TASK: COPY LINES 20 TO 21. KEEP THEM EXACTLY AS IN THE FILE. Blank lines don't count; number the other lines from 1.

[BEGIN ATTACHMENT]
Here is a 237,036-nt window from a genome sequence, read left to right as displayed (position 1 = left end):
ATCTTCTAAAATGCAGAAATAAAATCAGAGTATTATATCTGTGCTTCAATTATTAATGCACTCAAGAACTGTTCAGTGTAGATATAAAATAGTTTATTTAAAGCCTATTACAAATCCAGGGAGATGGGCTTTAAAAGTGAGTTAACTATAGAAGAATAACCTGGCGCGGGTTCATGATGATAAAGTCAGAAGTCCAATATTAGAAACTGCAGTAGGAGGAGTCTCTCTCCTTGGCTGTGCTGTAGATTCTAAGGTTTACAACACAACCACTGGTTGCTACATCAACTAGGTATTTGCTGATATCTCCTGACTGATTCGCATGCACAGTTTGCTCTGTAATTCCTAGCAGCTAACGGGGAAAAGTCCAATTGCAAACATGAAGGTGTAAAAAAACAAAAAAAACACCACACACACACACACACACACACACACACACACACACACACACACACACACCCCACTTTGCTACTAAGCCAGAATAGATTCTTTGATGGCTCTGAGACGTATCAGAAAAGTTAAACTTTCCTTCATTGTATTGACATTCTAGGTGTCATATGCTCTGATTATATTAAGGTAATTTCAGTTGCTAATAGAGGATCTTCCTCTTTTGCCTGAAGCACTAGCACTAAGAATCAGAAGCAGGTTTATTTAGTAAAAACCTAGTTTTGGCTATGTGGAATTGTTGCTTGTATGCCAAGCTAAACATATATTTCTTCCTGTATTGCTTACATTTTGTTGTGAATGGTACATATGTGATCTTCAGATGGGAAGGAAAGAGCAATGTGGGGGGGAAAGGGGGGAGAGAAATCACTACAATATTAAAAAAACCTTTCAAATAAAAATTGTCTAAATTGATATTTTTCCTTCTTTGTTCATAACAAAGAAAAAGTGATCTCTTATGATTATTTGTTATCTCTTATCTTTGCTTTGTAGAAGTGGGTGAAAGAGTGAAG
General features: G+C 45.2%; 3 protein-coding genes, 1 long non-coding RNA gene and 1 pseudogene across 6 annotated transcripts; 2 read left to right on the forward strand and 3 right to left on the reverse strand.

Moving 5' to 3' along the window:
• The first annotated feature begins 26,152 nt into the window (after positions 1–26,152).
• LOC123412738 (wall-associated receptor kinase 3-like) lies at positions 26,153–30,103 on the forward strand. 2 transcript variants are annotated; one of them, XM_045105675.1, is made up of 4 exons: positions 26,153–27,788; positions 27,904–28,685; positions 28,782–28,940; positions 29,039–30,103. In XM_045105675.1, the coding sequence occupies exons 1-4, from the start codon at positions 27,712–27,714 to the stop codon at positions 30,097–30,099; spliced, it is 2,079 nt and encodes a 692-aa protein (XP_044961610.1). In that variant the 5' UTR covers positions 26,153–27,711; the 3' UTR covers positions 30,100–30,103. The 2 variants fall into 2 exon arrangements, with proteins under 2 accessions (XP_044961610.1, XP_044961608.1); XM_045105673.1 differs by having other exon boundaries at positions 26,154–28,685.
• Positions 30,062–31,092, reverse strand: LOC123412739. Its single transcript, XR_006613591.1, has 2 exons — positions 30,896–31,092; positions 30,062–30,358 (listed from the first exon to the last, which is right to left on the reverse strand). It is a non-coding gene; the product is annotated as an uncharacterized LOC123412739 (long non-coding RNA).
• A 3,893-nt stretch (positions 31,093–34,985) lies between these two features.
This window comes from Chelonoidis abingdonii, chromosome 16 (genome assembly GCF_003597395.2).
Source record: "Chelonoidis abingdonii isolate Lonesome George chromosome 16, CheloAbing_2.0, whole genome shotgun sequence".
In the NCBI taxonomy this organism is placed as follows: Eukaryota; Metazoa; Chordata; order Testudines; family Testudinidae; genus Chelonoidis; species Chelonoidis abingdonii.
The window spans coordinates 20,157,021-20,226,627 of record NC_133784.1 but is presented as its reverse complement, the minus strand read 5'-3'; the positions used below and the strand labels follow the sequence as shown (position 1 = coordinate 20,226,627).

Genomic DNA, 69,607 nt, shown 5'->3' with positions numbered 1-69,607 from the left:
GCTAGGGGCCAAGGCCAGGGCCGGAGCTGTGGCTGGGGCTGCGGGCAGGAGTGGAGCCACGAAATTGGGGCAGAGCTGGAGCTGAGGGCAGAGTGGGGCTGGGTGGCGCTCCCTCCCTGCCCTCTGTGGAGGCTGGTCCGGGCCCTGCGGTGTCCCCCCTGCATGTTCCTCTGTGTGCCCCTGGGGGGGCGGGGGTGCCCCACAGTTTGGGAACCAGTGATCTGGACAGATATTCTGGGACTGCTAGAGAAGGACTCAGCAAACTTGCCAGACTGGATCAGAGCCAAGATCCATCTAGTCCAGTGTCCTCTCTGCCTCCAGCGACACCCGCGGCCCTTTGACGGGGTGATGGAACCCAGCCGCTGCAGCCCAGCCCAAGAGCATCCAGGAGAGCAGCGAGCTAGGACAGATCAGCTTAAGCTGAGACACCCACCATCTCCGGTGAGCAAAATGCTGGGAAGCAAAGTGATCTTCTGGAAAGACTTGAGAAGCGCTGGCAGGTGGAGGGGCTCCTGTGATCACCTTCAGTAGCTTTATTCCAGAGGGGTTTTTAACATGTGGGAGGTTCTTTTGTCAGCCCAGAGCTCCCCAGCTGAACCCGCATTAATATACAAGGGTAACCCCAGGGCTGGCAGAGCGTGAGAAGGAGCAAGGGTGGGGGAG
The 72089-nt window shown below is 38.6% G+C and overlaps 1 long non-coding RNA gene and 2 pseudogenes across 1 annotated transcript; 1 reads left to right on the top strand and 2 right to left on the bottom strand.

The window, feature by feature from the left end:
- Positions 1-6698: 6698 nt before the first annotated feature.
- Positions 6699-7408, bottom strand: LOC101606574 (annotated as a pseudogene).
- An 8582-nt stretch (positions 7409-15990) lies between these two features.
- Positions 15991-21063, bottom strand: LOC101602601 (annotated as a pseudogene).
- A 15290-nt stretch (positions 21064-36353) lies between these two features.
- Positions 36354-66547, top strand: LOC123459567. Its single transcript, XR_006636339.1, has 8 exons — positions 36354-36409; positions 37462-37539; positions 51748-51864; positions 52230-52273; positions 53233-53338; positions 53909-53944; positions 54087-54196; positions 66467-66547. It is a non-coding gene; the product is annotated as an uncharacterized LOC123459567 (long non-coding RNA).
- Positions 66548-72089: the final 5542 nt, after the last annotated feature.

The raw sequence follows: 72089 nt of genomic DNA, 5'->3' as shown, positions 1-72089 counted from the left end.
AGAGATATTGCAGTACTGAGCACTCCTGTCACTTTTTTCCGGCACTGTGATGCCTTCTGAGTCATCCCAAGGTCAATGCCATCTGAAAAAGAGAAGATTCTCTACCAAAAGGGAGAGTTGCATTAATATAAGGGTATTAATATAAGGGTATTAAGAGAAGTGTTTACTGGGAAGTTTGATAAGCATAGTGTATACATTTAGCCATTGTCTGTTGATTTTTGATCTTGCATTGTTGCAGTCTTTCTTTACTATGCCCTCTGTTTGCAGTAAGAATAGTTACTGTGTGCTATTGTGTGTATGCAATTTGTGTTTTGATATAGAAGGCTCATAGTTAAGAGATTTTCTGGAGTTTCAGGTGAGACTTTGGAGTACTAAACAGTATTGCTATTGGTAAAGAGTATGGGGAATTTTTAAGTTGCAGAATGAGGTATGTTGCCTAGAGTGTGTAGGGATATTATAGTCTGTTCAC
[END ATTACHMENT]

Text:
- Positions 15991-21063, bottom strand: LOC101602601 (annotated as a pseudogene).
- A 15290-nt stretch (positions 21064-36353) lies between these two features.